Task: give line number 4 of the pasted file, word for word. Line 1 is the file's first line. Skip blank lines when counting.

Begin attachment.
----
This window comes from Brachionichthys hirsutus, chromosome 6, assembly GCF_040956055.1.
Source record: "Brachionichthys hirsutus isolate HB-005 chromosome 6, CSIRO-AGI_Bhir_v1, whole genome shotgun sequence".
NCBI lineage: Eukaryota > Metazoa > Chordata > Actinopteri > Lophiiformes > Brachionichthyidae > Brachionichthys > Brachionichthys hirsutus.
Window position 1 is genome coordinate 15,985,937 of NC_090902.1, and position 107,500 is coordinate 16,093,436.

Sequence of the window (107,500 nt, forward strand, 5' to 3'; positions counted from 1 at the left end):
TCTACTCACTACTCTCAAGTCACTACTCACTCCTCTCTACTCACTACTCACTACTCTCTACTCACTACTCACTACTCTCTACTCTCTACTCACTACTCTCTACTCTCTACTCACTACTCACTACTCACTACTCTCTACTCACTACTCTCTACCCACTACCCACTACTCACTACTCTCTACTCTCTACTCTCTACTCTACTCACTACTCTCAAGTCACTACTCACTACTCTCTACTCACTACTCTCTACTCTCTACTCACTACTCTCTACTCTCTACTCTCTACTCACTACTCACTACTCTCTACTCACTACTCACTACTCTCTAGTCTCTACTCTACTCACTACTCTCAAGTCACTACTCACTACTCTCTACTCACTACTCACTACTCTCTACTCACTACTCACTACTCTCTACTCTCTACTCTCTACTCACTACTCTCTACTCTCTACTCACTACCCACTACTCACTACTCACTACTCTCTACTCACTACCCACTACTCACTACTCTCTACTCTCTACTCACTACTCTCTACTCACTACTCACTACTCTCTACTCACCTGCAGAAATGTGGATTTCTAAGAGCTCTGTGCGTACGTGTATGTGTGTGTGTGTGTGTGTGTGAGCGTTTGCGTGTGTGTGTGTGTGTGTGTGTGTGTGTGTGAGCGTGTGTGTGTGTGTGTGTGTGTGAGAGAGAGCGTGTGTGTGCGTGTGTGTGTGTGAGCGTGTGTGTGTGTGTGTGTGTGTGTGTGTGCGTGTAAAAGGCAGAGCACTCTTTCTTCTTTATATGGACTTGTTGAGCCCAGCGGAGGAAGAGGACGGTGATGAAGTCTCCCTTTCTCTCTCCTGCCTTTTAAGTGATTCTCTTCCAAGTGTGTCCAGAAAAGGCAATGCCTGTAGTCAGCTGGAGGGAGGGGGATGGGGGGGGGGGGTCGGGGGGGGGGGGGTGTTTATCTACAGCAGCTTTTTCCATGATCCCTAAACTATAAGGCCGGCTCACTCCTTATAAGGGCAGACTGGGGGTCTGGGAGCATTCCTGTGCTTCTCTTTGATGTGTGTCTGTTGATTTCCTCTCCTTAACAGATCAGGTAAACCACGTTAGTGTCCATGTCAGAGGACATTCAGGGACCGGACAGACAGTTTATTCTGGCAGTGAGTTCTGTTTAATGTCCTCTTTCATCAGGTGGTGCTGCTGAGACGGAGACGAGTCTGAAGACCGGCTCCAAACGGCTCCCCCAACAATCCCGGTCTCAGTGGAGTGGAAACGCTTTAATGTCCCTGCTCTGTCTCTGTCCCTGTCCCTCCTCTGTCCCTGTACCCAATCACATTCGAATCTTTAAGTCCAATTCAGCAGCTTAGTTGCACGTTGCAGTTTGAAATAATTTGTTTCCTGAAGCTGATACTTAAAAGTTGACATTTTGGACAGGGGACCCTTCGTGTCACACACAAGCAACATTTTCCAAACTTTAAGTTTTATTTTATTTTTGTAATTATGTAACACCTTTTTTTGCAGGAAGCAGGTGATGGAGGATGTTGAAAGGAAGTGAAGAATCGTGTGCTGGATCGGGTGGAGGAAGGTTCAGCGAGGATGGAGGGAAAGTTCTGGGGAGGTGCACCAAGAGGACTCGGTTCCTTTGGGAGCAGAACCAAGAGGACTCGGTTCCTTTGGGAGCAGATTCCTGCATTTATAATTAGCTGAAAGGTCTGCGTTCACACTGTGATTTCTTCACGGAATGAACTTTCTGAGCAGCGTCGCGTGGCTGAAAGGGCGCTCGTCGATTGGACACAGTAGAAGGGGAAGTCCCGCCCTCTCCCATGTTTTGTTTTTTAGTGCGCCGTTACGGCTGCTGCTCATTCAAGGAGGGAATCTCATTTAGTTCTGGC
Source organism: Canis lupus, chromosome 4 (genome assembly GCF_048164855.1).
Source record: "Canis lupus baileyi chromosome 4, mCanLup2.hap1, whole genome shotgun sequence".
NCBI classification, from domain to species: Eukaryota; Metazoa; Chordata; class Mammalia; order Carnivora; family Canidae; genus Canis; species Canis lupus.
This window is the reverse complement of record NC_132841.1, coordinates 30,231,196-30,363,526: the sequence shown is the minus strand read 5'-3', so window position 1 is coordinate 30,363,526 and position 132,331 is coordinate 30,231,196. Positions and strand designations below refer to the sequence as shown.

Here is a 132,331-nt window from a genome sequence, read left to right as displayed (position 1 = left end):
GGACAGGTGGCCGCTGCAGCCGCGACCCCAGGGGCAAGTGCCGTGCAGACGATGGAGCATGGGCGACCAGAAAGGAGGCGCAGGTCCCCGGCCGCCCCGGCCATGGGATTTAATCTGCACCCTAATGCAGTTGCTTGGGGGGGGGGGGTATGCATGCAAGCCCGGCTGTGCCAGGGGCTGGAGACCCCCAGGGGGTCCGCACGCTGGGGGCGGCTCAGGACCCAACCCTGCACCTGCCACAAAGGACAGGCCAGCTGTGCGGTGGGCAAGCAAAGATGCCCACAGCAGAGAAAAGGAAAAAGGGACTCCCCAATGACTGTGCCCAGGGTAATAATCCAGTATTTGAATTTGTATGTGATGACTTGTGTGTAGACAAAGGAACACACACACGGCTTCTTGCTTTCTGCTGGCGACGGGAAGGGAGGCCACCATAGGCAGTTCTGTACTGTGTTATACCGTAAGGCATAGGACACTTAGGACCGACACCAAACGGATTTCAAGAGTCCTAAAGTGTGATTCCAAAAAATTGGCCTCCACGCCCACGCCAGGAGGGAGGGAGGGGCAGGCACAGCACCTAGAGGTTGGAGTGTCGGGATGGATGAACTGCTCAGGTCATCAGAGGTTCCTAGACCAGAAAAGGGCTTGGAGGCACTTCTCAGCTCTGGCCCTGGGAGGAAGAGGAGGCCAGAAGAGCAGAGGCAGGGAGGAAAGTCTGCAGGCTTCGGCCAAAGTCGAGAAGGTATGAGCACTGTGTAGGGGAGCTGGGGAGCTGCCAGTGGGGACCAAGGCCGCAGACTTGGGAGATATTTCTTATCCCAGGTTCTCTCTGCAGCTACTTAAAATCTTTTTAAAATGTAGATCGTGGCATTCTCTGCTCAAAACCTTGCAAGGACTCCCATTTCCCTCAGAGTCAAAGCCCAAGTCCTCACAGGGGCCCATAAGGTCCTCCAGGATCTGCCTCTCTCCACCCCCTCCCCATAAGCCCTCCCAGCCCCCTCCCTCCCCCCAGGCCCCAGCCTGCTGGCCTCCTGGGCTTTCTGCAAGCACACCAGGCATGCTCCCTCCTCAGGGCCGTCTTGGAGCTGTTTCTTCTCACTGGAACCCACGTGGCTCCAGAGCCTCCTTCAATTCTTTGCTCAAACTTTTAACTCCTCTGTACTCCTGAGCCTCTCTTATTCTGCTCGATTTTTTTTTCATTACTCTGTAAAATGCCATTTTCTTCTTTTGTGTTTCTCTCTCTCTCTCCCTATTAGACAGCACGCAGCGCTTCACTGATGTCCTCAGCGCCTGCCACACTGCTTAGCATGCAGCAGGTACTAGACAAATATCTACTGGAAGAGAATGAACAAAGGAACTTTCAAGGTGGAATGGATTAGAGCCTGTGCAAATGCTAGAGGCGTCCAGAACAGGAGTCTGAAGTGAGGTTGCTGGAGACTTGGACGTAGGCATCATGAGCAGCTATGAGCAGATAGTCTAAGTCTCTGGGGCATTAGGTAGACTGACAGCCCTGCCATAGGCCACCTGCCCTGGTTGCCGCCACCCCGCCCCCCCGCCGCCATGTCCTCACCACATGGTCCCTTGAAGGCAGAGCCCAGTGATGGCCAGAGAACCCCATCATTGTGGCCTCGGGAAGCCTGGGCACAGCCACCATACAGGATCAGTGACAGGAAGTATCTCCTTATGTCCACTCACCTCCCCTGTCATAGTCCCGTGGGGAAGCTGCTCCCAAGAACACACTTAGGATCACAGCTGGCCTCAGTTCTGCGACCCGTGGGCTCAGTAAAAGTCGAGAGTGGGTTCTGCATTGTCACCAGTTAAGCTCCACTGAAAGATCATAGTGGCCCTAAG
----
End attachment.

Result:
Window position 1 is genome coordinate 15,985,937 of NC_090902.1, and position 107,500 is coordinate 16,093,436.